I believe that the answer to that question lies within constrains of communication and language. The ability to communicate relies on language use. If a common-mind and the genius-mind do not share a foundation or shared technical language, the barrier to precise communication will foster resentment. For example, the genius-mind will seek to use the most precise descriptive word or phrase (Class:…), which is shorthand for an entire system of smaller ideas; while the common-mind will need to have the term unpacked which takes time. Alternately, the common-mind will, instead of using one word to represent an entire system will need to explain that system out (…a system of “haves” and “have-nots” that fosters desire, fear, and resentment between those that “have and those who “want”).
When language disrupts communication in the relationship of genius and common-minds, the common-mind will have feelings of inadequacy that will turn into resentment or awe of the genius-mind. Either way, the common-mind’s feelings of inadequacy will generate conflict. Meanwhile, the genius-mind becomes increasingly frustrated that not only does the genius-mind need the common-mind, but that it must constantly pander or dumb down its language use to ease tension and to accomplish its ultimate goal – the maintenance of the exact conditions in which its genius can flourish.
I’ve been thinking about my blog, what I post, and what I'm interested in posting going forward. In my mind, a blog shouldn’t be limited: a blog is in sense is a journal or record of an individuals thoughts, feelings, and search for meaning in an ever expanding digital universe. When I conceived The Soulless Machine Review, I set out to join the passionate few dedicated to highlighting new and emerging Science Fiction and Fantasy short stories, novellas, journals, and novels; but what I’ve found in that last two years is that reviewing is not my passion. Whereas writing and critical approaches to writing and literature consume my very being as if I were a bloody corpse in a shark tank.
It seems that I put up roadblocks at every turn because I inadequacy issues with language. Every six weeks, each new school term, I confess to my students that even I struggle with the English Language: I have difficulty spelling. I am a child of spell check, but when I was in elementary school, my teachers ridiculed my ability to spell. One teacher told me that I would never amount to anything unless I could spell. My elementary English class experiences still haunt me, but I took that prophetic statement about my worth as a challenge: Two Bachelors degrees in English (Creative Writing, & Rhetoric and Discourse) and a Master Degree in Fine Arts in Writing later, I still struggle with spelling, but I now teach English Composition, 20th Century Literature, and Environmental Science. The irony does not escape my students as I write on the whiteboard.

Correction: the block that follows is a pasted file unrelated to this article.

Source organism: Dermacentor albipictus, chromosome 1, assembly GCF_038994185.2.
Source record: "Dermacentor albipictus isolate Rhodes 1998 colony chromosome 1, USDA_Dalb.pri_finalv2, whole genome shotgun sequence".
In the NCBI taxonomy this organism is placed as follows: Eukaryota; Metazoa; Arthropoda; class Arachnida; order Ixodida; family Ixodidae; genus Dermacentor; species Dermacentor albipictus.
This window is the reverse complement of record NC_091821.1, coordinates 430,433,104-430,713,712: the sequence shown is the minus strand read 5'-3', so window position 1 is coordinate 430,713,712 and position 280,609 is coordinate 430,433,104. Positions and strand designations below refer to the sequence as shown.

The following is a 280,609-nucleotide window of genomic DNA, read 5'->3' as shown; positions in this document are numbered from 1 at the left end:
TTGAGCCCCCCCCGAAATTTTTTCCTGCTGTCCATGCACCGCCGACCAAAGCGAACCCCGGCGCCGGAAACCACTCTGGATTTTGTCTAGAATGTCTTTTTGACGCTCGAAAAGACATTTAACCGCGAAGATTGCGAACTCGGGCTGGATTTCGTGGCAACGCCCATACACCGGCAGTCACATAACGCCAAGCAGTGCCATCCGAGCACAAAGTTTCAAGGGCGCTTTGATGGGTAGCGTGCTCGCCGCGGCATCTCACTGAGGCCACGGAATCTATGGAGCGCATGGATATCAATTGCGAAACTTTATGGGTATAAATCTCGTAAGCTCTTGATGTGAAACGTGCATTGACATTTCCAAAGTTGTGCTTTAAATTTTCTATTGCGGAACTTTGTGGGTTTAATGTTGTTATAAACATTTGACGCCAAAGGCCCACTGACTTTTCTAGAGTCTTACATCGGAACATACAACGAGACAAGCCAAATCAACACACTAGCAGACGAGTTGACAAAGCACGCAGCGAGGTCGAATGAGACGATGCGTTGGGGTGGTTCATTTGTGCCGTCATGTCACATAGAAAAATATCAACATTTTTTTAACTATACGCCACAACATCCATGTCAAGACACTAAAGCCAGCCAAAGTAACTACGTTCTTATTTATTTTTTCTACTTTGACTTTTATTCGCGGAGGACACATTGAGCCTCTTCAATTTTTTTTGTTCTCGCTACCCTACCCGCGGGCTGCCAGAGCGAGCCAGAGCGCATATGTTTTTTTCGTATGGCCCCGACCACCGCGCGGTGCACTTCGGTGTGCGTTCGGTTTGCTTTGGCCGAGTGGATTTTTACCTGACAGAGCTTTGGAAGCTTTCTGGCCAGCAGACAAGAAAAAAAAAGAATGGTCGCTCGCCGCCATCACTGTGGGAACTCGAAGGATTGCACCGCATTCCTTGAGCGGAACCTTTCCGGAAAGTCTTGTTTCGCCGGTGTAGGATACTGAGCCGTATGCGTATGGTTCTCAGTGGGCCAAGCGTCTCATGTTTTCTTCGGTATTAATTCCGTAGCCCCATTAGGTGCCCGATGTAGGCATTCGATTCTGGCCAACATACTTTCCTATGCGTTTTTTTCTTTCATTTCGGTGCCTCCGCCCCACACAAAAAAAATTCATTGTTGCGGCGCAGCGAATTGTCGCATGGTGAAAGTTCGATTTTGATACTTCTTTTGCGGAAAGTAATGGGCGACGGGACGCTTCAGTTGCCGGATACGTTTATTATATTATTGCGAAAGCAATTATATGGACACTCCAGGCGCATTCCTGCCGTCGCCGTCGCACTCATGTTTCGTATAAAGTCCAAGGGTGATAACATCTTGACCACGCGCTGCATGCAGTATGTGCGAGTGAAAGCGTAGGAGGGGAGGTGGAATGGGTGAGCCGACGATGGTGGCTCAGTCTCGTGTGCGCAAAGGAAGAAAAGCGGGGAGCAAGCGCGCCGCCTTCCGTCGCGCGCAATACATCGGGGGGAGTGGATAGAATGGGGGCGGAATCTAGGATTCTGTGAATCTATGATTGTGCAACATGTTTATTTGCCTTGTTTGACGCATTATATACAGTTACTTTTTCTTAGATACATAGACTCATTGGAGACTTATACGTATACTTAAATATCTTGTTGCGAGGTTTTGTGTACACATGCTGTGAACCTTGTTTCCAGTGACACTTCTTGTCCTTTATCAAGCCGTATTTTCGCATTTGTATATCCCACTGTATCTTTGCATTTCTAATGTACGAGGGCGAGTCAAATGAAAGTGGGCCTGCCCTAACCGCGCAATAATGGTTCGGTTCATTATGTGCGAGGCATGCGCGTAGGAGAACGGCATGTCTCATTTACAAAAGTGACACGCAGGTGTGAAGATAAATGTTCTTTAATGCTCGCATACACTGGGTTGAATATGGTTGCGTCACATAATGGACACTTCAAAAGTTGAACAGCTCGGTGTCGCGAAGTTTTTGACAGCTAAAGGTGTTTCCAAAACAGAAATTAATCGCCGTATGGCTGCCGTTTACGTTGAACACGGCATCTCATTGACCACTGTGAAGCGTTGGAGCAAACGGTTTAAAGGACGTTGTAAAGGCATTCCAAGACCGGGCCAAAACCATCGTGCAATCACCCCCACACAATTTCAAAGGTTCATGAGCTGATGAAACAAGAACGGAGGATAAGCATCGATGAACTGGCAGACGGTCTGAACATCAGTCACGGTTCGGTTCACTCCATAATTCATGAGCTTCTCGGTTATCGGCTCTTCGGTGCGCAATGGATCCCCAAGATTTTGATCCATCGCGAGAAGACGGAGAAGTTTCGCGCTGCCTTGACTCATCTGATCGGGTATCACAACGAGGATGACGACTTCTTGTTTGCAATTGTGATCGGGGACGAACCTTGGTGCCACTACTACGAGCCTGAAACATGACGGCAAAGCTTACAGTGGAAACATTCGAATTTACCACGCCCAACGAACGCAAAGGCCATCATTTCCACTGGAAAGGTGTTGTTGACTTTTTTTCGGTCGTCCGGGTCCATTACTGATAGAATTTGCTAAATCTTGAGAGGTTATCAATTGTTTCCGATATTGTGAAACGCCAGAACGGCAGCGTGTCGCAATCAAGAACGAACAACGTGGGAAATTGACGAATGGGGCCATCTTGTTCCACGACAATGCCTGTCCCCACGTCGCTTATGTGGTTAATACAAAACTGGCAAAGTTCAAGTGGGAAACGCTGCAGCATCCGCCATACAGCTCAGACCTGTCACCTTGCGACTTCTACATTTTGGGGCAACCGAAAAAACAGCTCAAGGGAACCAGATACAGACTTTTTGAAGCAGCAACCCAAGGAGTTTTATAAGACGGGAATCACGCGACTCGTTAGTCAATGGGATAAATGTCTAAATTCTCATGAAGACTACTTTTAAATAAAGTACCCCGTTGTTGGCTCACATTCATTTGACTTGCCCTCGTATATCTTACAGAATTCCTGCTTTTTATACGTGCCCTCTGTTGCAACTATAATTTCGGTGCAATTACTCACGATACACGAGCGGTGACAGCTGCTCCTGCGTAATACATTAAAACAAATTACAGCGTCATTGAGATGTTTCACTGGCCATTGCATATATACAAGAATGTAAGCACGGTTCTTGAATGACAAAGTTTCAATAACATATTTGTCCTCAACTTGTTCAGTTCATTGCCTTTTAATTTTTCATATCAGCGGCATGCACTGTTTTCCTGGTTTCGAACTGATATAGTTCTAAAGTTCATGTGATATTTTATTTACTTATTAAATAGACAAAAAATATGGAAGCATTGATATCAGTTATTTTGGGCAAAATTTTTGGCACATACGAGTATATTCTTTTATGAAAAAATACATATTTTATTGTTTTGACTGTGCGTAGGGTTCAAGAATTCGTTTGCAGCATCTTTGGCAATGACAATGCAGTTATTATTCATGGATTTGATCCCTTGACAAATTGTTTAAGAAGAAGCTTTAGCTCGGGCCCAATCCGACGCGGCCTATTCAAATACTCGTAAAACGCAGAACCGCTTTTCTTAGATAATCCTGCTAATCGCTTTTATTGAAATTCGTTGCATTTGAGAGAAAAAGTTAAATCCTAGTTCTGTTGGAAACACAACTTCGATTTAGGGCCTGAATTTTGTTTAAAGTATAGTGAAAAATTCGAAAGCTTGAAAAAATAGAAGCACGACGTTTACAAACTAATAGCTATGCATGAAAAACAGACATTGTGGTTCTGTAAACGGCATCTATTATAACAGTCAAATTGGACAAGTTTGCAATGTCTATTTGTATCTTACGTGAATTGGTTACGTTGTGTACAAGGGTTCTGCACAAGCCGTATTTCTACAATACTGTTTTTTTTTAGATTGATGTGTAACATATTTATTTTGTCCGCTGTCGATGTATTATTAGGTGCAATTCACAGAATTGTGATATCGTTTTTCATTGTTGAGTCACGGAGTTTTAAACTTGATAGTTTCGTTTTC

My feelings of inadequacy send me in every direction but the one I want most. Instead of pursuing my own writing (fiction and critical), I endeavored to promote other writer’s published works, believing that their appreciation would fill the void, and it did for a while. I enjoyed reading and reviewing, but the act of “reviewing” is too akin to “marketing” for me. Instead, going forward, when I post, I would like to think that I’m engaging in the critical application of theory in order to extract (to interpret) meaning from a text.
Whereas “reviewing” implies a judging, a suggestion to buy or not to buy a text, hermeneutics is the study of critical approaches and how they are used to extract meanings from texts and position those meanings within cultural biases. I wish to be clear here: I do not intend to suggest that there is more value in “criticism” than in “reviewing.” I’m merely suggesting that my reviewing days are over because my heart is not in that particular, yet important endeavor.
With my heart in mind, The Soulless Machine Review will slowly evolve into The Soulless Hermeneutics Machine. The focus will shift from reviewing short stories and novels to criticism intent on writing produces meaning, how meaning is constructed using language, and how literary texts dually produce and absorb meaning for a given culture.
The look of this blog with alter in the coming days, as will the title, but rest assured that all previous content will remain intact (with the same URLs) as I am only changing the title and not the core URL http://www.soullessmachine.com/. However, sidebar links will eventually change, eliminating many if not all review sites and advertisements for journals and websites that are not inline with my new focus. For this reason, I apologize to my many good reviewing friends. (You may, and should most likely remove me from your link lists.)
As I write this announcement, I realize that my musing here sounds self-important and self-indulgent, and I must admit that I am being very self-indulgent and possibly (most likely) a pompous self-important elitist; however, this is a blog, a journal chronicling my literary adventures (be they reviewing or hermeneutics), and…
I am the Soulless Machine.
Aaron M. Wilson
“Stop me!” Bill pulled the hood of this jacket up over his head and zipped up the front so that only his eyes were visible through glow-green skeletal sockets. He took a step back off the porch and landed two feet bellow the ledge.
“I can’t stop you. I just ask that you stop to think about how your actions will affect your sister.”
The wind blew the rain up onto the porch. The darkness kept eyes and whatever else lurked beyond the porch in shadow. The damp leaves and grass muffled sounds so that not even the anguished sobs of enlightenment could be heard beyond the steps.
Twenty-five dollars and two rolls of tape later, I’m a
June looks up at
Again, thank you following.